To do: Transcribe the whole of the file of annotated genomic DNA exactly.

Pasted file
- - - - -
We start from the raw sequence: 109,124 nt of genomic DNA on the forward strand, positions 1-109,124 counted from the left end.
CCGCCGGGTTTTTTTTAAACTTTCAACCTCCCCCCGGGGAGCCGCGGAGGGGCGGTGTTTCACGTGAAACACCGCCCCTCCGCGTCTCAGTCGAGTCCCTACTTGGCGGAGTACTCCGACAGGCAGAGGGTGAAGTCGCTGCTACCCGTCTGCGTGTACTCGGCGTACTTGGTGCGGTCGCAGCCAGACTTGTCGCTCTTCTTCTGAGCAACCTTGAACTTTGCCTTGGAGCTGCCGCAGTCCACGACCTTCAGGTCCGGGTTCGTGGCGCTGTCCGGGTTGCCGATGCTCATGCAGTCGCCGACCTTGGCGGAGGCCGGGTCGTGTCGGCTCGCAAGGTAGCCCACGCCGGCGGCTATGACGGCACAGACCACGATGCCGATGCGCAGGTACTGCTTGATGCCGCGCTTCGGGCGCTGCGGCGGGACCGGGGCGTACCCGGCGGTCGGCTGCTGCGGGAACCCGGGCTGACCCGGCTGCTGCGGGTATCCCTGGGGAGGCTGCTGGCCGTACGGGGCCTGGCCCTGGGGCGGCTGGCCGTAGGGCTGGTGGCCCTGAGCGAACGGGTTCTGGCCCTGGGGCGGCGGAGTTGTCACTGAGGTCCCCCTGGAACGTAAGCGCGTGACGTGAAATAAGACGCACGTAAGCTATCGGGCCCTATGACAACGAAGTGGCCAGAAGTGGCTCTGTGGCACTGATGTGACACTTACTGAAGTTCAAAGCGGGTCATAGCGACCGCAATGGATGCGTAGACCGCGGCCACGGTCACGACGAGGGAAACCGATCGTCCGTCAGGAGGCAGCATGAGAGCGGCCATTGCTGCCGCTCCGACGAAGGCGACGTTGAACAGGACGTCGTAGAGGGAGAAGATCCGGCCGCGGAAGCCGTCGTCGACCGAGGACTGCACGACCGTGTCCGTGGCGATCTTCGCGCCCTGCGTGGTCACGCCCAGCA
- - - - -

We start from the raw sequence: 109,124 nt of genomic DNA on the forward strand, positions 1-109,124 counted from the left end.
CCGCCGGGTTTTTTTTAAACTTTCAACCTCCCCCCGGGGAGCCGCGGAGGGGCGGTGTTTCACGTGAAACACCGCCCCTCCGCGTCTCAGTCGAGTCCCTACTTGGCGGAGTACTCCGACAGGCAGAGGGTGAAGTCGCTGCTACCCGTCTGCGTGTACTCGGCGTACTTGGTGCGGTCGCAGCCAGACTTGTCGCTCTTCTTCTGAGCAACCTTGAACTTTGCCTTGGAGCTGCCGCAGTCCACGACCTTCAGGTCCGGGTTCGTGGCGCTGTCCGGGTTGCCGATGCTCATGCAGTCGCCGACCTTGGCGGAGGCCGGGTCGTGTCGGCTCGCAAGGTAGCCCACGCCGGCGGCTATGACGGCACAGACCACGATGCCGATGCGCAGGTACTGCTTGATGCCGCGCTTCGGGCGCTGCGGCGGGACCGGGGCGTACCCGGCGGTCGGCTGCTGCGGGAACCCGGGCTGACCCGGCTGCTGCGGGTATCCCTGGGGAGGCTGCTGGCCGTACGGGGCCTGGCCCTGGGGCGGCTGGCCGTAGGGCTGGTGGCCCTGAGCGAACGGGTTCTGGCCCTGGGGCGGCGGAGTTGTCACTGAGGTCCCCCTGGAACGTAAGCGCGTGACGTGAAATAAGACGCACGTAAGCTATCGGGCCCTATGACAACGAAGTGGCCAGAAGTGGCTCTGTGGCACTGATGTGACACTTACTGAAGTTCAAAGCGGGTCATAGCGACCGCAATGGATGCGTAGACCGCGGCCACGGTCACGACGAGGGAAACCGATCGTCCGTCAGGAGGCAGCATGAGAGCGGCCATTGCTGCCGCTCCGACGAAGGCGACGTTGAACAGGACGTCGTAGAGGGAGAAGATCCGGCCGCGGAAGCCGTCGTCGACCGAGGACTGCACGACCGTGTCCGTGGCGATCTTCGCGCCCTGCGTGGTCACGCCCAGCA